A classic ‘California Commons’ beer made by this boutique brewery which emerged in the 1970s. A lager with ale traits suited to warmer temperatures. ‘Steam’ was once a style but now is trademarked by Anchor… sound familiar?

‘Good shit. An indelible classic’ – Jesuit

‘Popular at my end of the table but tastes like a beer that’s been open to long’ – GLB

‘Its nice’ – Grant

‘I’ve had this many times before’ – American drinker from Vic with an indecipherable name

‘Theres something ever, ever so yeasty…ah I mean zesty!’ – Malice

3.     Garage Project Uber Alles

Another California Commons lager-style ale but, unlike the US version, Scott felt this had ‘heft’ with more hops and a malt richness. ‘Uber alles’ means ‘above all’ or ‘above everything else’ and is from the German national anthem…. Except it’s actually from a Dead Kennedys song. Don’t know why the beer is named after this.

‘It tastes like a hoppy pale ale so definitely a twist on the style’ – GLB

‘Light and spritzy, refreshing and dry’ – Scott

‘Hops up front but then nothing’ –  Jo

4.     Garage Project Red Rocks Reserve

An interesting 7% red ale from Garage Project which is their first bottled beer (made at Tuatara’s new plant at Waikanae). Brewed with real volcanic rocks from Wellington’s south coast using that hopfenstein technique so well documented on Youtube. Apparently Stone and Wood do it too to their Stone beer. It’s different to the previous batch, a more hoppy amber ale. Doesn’t seem to have the same hop characters, but is still smooth, well rounded and toffee.

‘Caramalised, toffee accented beer’ – Scott

‘Seemed better named than the last beer since ‘it’s red and has rocks in it’ – Jesuit

‘What about the ‘reserve’ bit though? ‘Maybe because the rocks were taken from a Marine Reserve?’ – Scott

‘A rocky beer. Love it!’ – Mr H

5.     Liberty Brewing Yakima Scarlet

A very popular big (7%) red IPA that was a hit with lots of drinkers and critics in 2012.

‘Citrus notes, caramelly, hoppy delirium…beautiful beer. More red, more restrained than the Tall Poppy’ – Scott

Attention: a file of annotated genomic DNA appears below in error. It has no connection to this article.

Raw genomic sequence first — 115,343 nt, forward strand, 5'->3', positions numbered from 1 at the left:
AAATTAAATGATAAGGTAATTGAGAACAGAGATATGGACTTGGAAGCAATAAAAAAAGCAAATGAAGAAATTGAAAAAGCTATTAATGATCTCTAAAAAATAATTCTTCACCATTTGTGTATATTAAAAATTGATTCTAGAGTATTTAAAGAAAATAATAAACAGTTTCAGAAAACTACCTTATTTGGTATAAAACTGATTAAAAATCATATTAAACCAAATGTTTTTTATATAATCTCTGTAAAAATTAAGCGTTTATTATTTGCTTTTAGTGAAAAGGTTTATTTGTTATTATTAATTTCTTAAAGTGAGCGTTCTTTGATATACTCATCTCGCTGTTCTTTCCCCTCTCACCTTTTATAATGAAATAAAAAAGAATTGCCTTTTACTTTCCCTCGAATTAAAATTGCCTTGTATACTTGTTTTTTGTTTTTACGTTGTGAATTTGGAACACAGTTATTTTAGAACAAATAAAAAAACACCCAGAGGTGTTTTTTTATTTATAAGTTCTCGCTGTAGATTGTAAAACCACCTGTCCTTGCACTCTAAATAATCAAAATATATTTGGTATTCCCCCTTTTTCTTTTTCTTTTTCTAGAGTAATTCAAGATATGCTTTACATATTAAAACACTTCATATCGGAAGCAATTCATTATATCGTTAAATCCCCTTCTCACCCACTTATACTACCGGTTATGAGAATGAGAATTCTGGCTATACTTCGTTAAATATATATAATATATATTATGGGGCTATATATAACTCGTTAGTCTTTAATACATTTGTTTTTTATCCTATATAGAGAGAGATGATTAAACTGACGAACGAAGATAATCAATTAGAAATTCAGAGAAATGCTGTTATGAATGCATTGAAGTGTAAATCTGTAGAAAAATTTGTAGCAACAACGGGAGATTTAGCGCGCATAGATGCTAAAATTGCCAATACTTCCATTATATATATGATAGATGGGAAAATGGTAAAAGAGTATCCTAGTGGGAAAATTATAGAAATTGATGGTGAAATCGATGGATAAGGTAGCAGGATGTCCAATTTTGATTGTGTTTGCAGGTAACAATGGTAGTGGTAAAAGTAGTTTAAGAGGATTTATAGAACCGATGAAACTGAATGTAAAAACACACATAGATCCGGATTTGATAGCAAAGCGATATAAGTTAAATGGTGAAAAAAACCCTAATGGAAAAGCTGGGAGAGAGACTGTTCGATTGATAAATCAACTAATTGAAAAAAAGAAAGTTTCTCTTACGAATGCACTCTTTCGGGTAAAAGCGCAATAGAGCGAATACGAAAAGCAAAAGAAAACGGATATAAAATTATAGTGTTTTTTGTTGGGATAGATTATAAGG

‘It’s not often Liberty gets called more restrained than anything” – GLB

‘Rich and caramel, burnt hokey pokey’ – Jo

‘Filthy, smutty, skank and dank’ – GBM

‘Oh, the beer? Don’t know sorry, we’re talking about our writing’ – Two Vic academics from media studies

6.     Kereru brewery Velvet Boot

A strong Belgian ale which some felt did not taste like an 8% beer. Its made by an American in Lower Hutt, New Zealand, who brews on a tiny scale at home, and prompted a discussion about the American influence on the New Zealand craft beer scene. An interesting mouthfeel, described by various drinkers as all of: waxy, rich, unctuous, cheesey, buttery and soapy. This brewer has fans in Scott from Hopgarden, and also Dan from LBQ, and everyone expects big things from him in future.

‘Seems to have a little less life than I’d expect’  – GLB. GBM compared it to a chemistry teacher ‘not interesting,’ or your gran who ‘says a lot, understands nothing.’ He added ‘Hints of curried wee.’

‘A possibly kinder comparison was ‘curried banana’ – GLB

‘Its what you smell when you open up a packet of candles’ – Malice

‘Stale?’  – DJ Kanuk

7.     Yeastie Boys His Majesty’s

Next up in  a ‘bling’ bottle, very festive strong Belgian style IPA (8.5%) from the Yeastie Boys, from a range designed to be a treat and shared,  drank now or cellared, a bit like bubbly. The His Majestys seem to be a bit English influenced?

‘This one has Belgian yeast, but ‘the cleaner side of Belgian’ – Scott.

‘Best beer tonight, a sassy complex beer: rich, cloying, chocolately-orange, evervescent’ – GBM

‘Quite a lot of malt too. Nicer than last year’s one, more drinkable’ – GLB

Some indecipherable comments re the connections with REM and The Smiths – The Jesuit and GBM

8.     Townshends Flemish Stout

Townshends from Nelson do their own twist on some UK styles, and this 7.5% limited edition stout with Belgian influences is a good example of their craft. The beer has been a hit this year with drinkers, brewers, and the hospitality industry. Everyone at our tasting was impressed as well. Responses included: ‘Stewed apple’, ‘marmite’ and ‘really good liquorice’, ‘molasses and tar’.

‘Tastes a bit sour, tastes as if it’s aged’ – someone or other (‘I can’t even read my own writing’ – Mr H)

‘Nothings fighting to be overheard and nothing is hiding in the corner’ – GBM